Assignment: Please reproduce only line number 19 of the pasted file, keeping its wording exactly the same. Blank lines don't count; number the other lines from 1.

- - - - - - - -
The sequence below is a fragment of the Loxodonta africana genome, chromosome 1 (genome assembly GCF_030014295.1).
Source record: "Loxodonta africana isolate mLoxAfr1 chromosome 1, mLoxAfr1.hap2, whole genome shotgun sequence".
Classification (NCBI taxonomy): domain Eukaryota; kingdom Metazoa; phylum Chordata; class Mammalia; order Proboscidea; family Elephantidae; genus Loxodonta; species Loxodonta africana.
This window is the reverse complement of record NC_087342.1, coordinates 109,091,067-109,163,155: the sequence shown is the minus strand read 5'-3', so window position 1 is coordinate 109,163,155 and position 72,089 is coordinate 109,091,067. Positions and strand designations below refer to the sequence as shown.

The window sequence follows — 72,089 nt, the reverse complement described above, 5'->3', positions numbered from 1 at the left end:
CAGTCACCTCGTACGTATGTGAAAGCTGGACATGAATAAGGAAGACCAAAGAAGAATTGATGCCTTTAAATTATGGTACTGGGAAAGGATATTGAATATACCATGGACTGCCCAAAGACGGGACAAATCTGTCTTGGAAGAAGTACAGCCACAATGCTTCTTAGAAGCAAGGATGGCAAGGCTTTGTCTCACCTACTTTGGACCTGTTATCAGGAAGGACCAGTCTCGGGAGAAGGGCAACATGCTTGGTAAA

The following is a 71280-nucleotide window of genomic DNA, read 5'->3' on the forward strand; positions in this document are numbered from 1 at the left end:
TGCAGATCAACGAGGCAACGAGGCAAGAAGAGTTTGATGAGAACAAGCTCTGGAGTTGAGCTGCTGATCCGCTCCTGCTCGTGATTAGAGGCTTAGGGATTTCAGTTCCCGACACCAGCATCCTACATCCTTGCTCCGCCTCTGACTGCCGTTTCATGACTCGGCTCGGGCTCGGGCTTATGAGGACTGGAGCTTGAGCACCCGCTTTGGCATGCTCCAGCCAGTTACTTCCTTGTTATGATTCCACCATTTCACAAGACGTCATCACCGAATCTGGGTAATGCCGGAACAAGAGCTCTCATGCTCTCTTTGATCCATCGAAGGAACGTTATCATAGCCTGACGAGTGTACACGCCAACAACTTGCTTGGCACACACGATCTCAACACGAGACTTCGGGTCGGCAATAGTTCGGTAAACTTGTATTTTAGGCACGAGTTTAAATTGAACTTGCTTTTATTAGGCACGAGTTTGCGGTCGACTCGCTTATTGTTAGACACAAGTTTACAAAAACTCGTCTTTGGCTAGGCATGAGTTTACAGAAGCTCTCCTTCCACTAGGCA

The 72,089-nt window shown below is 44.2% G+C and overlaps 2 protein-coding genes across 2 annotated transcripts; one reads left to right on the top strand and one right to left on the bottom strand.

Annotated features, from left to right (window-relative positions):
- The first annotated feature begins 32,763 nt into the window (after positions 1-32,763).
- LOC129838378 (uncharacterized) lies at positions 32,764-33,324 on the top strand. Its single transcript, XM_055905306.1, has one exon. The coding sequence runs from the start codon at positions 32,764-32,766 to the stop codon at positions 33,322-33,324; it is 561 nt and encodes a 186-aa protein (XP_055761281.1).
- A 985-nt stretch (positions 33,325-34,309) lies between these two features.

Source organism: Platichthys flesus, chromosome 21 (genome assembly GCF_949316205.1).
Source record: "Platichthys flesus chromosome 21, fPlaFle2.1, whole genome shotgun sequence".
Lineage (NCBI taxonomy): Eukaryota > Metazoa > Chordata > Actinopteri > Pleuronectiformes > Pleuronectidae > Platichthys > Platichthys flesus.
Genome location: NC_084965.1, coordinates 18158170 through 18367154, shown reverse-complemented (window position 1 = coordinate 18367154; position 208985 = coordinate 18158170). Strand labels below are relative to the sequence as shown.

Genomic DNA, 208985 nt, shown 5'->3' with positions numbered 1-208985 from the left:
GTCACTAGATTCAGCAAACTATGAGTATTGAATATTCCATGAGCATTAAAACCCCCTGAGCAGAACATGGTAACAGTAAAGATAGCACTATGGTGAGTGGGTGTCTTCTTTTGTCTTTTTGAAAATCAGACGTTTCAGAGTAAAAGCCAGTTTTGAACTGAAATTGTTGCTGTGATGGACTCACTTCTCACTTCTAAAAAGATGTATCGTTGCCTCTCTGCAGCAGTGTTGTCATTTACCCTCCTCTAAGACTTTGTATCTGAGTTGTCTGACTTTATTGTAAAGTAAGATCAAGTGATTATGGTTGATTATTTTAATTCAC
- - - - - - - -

GTCACTAGATTCAGCAAACTATGAGTATTGAATATTCCATGAGCATTAAAACCCCCTGAGCAGAACATGGTAACAGTAAAGATAGCACTATGGTGAGTGGGTGTCTTCTTTTGTCTTTTTGAAAATCAGACGTTTCAGAGTAAAAGCCAGTTTTGAACTGAAATTGTTGCTGTGATGGACTCACTTCTCACTTCTAAAAAGATGTATCGTTGCCTCTCTGCAGCAGTGTTGTCATTTACCCTCCTCTAAGACTTTGTATCTGAGTTGTCTGACTTTATTGTAAAGTAAGATCAAGTGATTATGGTTGATTATTTTAATTCAC